3. I learned to respect what does work for me, what makes sense to me, and what applies to me. Since we are all genetically unique, solutions that work for others may not work for me. I now respect that while a solution may not work for everyone, it may still work for me.

  4. I learned that there’s never just ONE solution or answer to most health challenges. Therefore it’s the collection of ideas that I gather that’s important. I get to decide what belongs in my collection and what I’ll discard.

So, now that you know the fundamental principles that will foster your personal growth as a truth sleuth, you may wonder … how do you wade through the plethora of information available?

Here are a few quick tips on doing any type of research.

  • Set a timer – This is so simple (not to mention obvious) that it’s easy to overlook. Set a basic timer next to your computer the next time you need to grab information and respect the limit you’ve set.
  • Define the topic specifics – First, jot down the one thing you’re looking for and maybe two or three sub categories related to that one topic. For example, you may want to learn more about yoga. You can search for the term Yoga, and then further refine that search to Restorative Yoga, and Fibromyalgia Yoga.

    If you see something that’s interesting, but doesn’t directly relate to your search, move on. (Refer to the following three tips on how to do this).

  • Bookmark your findings – Use your browser’s bookmark feature to mark websites and articles for future reading. Don’t get sidetracked by reading information that doesn’t directly apply to your current search topic.
  • Create a Word (or Excel) doc – Use a basic document to list or track links for future research. Copy and paste the link into the document along with the date, and a simple description.
  • Create a folder in your email provider – Setting up folders in your email provider is easy. Set them up for newsletters, informational emails, messages, and conversations, etc. that you wish to review “later.” And here’s an additional tip – set a specific day and time each week to go through this folder to weed out what you no longer need.
  • Limit distractions – While you’re doing your research, concentrate and do one thing at a time. Just because we can multitask doesn’t mean it’s a good idea.
  • Don’t avoid “sales” sites – This one might surprise you. Just because a website, blog, or online magazine has products or services to sell, don’t think that the free information has diminished value. Most online health and wellness practitioners have two sides to their businesses: One that gives away information freely and one that makes a living.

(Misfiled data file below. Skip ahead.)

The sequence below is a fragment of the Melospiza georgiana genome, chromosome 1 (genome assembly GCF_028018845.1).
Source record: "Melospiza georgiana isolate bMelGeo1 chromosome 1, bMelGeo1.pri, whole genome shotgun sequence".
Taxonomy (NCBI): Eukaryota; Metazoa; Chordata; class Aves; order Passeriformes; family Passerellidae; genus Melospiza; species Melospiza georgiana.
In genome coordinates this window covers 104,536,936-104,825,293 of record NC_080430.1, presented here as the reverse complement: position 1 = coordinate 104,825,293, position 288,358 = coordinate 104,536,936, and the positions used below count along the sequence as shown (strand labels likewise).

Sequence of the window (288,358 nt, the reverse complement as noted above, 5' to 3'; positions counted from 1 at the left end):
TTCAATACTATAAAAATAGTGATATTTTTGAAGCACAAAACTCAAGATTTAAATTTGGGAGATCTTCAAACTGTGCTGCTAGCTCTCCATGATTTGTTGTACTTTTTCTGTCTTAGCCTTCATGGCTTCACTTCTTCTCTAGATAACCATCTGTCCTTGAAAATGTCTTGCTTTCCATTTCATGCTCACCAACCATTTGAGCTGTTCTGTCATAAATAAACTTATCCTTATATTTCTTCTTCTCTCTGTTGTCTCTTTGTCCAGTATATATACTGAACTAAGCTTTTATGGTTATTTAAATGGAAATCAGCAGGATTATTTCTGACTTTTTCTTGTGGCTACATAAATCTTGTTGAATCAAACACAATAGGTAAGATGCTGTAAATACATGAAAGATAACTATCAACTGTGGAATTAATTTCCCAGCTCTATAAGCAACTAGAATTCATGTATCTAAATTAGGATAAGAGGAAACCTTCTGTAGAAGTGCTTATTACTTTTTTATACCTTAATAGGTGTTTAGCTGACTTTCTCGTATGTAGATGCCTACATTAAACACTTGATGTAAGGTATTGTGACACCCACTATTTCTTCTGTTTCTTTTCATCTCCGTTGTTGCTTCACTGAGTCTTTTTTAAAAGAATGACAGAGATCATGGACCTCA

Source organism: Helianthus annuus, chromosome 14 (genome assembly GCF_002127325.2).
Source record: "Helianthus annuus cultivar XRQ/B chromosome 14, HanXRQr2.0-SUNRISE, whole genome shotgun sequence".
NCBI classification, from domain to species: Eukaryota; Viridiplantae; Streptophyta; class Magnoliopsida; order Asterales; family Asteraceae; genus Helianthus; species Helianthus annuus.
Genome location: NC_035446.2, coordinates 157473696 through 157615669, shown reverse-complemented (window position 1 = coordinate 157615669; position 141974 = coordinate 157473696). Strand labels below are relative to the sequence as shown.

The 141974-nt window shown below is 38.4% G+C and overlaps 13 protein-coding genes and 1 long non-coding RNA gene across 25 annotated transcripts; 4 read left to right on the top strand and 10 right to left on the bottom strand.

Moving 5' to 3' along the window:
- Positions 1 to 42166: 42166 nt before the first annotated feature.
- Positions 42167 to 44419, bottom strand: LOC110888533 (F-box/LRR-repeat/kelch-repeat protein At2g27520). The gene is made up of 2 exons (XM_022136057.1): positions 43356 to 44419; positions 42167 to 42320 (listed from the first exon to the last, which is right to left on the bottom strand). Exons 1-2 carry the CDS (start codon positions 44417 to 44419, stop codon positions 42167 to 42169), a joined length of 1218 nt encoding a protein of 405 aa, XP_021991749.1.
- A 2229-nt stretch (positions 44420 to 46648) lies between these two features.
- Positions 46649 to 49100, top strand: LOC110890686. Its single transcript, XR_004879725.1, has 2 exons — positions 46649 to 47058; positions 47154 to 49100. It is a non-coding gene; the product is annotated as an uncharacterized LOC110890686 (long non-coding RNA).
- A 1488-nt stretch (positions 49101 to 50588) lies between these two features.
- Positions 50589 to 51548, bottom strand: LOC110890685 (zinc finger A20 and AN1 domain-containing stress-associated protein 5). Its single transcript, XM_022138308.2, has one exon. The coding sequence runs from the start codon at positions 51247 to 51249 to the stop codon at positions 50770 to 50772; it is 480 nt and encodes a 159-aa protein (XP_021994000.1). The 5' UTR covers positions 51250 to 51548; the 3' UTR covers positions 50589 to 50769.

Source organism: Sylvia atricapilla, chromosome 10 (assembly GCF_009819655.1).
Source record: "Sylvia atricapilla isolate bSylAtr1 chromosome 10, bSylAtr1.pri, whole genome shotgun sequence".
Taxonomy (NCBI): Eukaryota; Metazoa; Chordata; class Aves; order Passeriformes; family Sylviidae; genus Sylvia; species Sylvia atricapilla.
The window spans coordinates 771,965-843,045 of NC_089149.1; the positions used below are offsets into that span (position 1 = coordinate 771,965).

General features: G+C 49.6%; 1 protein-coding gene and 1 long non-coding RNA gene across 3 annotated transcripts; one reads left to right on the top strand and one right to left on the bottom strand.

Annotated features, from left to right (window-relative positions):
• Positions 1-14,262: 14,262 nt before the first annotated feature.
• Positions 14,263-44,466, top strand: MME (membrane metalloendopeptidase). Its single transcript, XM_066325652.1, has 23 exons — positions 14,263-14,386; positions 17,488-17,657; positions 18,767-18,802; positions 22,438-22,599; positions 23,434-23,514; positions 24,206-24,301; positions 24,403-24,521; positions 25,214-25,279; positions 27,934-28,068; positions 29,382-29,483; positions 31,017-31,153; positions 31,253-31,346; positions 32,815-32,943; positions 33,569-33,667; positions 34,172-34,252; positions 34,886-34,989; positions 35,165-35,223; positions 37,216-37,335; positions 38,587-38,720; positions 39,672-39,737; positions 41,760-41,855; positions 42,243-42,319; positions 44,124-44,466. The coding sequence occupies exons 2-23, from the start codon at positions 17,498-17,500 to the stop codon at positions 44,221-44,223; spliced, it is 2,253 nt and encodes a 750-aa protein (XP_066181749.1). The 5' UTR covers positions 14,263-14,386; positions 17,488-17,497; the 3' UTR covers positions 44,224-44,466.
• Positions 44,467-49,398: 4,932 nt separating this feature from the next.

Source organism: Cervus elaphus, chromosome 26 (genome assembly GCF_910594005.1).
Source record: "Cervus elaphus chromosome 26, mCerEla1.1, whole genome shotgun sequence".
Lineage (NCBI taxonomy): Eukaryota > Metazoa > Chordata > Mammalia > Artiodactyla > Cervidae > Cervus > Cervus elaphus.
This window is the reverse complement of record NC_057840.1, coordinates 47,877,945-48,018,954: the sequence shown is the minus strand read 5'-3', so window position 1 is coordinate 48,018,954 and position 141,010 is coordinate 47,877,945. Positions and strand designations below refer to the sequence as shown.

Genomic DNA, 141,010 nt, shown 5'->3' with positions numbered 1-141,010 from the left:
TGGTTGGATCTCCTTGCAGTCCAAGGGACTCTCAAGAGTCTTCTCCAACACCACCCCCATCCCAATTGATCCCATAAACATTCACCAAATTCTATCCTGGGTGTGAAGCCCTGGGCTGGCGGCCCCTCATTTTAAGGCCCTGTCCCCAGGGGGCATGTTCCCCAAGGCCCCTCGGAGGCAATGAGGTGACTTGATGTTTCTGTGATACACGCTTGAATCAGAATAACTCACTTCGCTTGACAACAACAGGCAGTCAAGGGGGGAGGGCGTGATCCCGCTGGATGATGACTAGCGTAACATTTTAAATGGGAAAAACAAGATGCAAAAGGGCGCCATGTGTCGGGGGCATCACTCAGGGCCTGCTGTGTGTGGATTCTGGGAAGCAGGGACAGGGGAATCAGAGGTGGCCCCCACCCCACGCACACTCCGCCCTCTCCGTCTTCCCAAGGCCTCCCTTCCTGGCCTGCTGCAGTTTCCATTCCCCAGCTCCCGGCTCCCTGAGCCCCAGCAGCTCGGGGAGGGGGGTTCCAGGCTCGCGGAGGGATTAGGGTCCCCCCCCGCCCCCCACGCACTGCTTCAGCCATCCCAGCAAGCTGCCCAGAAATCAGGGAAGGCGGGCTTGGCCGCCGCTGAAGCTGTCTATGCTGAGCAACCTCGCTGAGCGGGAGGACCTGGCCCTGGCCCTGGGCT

Make no mistake, if the site wasn’t making a living (by selling something!), then they wouldn’t have the financial resources to continue providing the free information. They’d soon be out of business. Having something to sell is a necessity of economics. Even non-profit sites need an income (usually gathered from donations).

    Of course, sometimes articles are nothing but a sales pitch for a specific product. Refer to item #2 above. You get to decide if the information is relevant to you – or not. It’s your call. If it feels smarmy, by all means, click away and move on.

There you have it! You’re now armed with what you need to know to become your own truth sleuth. Are you ready to research, discover, and track what you need to know to move your healing journey forward?

Why not start now? Begin on this very site. At the beginning of this article, we discussed research in the areas of nutrition, fitness, and self-care as it relates to fibromyalgia. Here are a few articles to get you started!

The Fibromyalgia Diet: HELP! I Don’t Know What to Eat

WALKING: The All-Season, All-Weather Fibromyalgia Fitness Solution

Self-Care: A Fibromyalgia Priority


Sue Ingebretson ( is an author, speaker, certified holistic health care practitioner and the director of program development for the Fibromyalgia and Chronic Pain Center at California State University, Fullerton. She is also a Patient Advocate/Fibromyalgia Expert for the Alliance Health website and a Fibromyalgia editor for the ProHealth website community.

Her #1 Amazon best-selling chronic illness book, FibroWHYalgia, details her own journey from chronic illness to chronic wellness. She is also the creator of the FibroFrog™– a therapeutic stress-relieving tool which provides powerful healing benefits with fun and whimsy.

Do you know that breakfast has the greatest potential to contribute to your PAIN? Grab your free Stop Feeding Yourself PAIN guide here and learn why!